MLS is a nifty tool you can use to compare the prices of available homes for sale. The downside is that Costa Rica does not have any system in place for these listings.

Fortunately, websites such as and exist, which provide an overview of the country’s real estate market.

Real Estate Agent

Given the lack of sufficient regulation in the Costa Rican housing market, you may find it difficult to find a legitimate real estate agent — anyone can put on a suit and tie and sell property. There are instances where the property being sold is not really for sale, which is why doing a title search is critical.

For services rendered, real estate agents are usually paid 5%-10% commission for a successful sale. The commission fee is usually split between the buyer and seller.

Needless to say, you should work only with a legitimate real estate agent or realtor as they can ensure the entire purchase process is smooth. Find one who is known in the area where you wish to buy property and has both a positive reputation and references to back it up.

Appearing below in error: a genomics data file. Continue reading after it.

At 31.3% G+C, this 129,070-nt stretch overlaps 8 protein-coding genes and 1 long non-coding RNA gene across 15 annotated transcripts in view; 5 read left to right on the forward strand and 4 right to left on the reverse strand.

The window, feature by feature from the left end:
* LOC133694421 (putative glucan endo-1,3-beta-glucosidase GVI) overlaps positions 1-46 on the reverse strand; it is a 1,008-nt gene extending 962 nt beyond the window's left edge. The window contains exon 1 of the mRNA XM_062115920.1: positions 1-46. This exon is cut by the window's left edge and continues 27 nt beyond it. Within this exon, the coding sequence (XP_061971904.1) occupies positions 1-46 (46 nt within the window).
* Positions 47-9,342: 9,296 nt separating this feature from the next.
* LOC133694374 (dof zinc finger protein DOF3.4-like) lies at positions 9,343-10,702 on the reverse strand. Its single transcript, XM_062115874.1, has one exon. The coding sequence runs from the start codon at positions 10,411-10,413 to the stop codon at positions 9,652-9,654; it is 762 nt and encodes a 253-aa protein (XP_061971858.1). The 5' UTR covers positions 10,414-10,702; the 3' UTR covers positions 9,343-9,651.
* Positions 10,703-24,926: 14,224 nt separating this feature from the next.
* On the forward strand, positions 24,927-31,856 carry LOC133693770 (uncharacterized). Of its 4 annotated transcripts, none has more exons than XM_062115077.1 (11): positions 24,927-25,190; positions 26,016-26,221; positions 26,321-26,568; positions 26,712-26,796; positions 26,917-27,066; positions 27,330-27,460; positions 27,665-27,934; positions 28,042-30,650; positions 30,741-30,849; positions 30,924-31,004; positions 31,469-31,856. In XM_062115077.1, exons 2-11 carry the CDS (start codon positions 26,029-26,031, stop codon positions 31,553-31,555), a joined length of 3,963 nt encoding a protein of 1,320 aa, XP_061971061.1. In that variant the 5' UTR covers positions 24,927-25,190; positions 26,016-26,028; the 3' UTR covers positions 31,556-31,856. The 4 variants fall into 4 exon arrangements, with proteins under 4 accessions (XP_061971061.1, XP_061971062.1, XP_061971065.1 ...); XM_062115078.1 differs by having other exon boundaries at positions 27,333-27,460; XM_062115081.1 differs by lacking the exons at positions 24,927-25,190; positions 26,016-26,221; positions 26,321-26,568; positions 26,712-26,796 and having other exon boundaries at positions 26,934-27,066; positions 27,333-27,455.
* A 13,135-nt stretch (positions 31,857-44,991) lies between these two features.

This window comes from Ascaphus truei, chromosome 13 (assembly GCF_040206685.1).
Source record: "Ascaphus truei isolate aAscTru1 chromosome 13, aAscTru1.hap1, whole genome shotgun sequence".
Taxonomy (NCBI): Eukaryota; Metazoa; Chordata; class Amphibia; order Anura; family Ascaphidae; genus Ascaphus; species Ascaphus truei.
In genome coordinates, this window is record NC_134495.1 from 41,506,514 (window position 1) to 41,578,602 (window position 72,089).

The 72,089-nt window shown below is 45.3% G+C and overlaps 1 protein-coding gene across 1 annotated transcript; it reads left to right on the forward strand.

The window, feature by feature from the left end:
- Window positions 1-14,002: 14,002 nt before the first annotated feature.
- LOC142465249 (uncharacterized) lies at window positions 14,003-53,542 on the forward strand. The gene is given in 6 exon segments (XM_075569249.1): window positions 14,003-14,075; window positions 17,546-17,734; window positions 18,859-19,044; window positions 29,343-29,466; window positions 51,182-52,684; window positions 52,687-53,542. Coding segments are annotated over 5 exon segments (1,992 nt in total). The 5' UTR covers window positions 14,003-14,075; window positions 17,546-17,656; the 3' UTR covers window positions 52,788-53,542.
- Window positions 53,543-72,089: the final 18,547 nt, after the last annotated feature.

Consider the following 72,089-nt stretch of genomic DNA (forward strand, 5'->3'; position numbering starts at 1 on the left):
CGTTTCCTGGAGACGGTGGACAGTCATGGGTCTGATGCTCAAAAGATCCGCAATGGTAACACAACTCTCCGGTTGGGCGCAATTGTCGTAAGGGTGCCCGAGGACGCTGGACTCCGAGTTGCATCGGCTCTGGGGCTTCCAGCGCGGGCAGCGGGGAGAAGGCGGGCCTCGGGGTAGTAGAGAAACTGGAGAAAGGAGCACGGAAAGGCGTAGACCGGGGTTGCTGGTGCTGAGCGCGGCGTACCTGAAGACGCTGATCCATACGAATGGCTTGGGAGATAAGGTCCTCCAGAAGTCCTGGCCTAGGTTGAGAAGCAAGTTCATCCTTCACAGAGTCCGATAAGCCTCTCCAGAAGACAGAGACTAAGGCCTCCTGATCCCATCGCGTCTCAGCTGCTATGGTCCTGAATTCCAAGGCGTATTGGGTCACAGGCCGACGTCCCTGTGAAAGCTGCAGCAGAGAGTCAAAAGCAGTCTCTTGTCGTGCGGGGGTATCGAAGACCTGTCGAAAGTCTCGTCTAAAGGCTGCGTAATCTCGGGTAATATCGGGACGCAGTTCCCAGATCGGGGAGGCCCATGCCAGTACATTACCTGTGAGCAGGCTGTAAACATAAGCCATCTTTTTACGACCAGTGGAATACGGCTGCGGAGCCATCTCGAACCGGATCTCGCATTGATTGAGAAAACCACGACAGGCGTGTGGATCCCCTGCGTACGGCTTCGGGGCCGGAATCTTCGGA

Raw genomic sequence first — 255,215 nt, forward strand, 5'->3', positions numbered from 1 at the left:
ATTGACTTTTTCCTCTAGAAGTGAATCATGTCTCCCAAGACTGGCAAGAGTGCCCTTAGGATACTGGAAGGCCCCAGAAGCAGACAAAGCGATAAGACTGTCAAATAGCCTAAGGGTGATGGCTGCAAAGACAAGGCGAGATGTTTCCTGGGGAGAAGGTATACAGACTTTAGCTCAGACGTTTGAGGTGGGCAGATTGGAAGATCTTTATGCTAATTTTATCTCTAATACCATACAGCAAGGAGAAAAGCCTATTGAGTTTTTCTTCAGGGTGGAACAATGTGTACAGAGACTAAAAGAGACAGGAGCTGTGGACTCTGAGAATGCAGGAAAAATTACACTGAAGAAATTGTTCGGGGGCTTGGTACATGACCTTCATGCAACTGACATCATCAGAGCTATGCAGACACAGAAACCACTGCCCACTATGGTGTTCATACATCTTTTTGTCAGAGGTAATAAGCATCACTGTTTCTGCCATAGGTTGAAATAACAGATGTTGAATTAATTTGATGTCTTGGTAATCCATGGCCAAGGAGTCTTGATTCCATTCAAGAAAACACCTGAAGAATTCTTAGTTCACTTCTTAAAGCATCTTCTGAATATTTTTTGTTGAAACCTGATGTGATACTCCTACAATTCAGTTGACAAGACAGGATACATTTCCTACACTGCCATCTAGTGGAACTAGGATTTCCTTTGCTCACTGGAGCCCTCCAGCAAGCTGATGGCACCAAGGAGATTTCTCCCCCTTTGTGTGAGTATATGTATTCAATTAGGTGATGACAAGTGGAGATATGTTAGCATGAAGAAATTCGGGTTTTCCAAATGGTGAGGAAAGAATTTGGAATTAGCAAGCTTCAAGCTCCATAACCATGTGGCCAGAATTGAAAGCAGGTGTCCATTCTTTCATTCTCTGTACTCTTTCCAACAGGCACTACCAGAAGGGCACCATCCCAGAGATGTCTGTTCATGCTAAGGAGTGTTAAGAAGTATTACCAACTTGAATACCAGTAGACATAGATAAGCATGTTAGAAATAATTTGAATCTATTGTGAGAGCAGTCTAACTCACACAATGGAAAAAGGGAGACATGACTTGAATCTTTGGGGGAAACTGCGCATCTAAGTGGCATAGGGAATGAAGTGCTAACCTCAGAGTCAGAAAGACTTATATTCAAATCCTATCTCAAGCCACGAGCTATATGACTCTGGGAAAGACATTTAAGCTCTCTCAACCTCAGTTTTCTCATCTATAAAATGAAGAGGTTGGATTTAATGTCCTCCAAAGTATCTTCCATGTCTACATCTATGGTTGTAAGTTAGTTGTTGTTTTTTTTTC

You can also ask your potential new neighbors for referrals, preferably ones they’ve worked with when they purchased their property. Or, if you’re looking for a real estate agent online, check out, which has a listing of Costa Rican real estate agents. Be careful when consulting expats who work as realtors, as it might not always yield the best results.

Google Earth

Google Earth is a great tool that will let you view a home and its surrounding area. It can serve as a useful visual aid that lets you see the community where your new home will be and the business establishments nearby. 

Social Media

Social media can help you become more familiar with your potential new community. You can join Facebook groups to get more information regarding an area’s available real estate properties and other important details. You can narrow down the type of groups you wish to join by typing in the name of the location in the search tab and joining any relevant group you may find.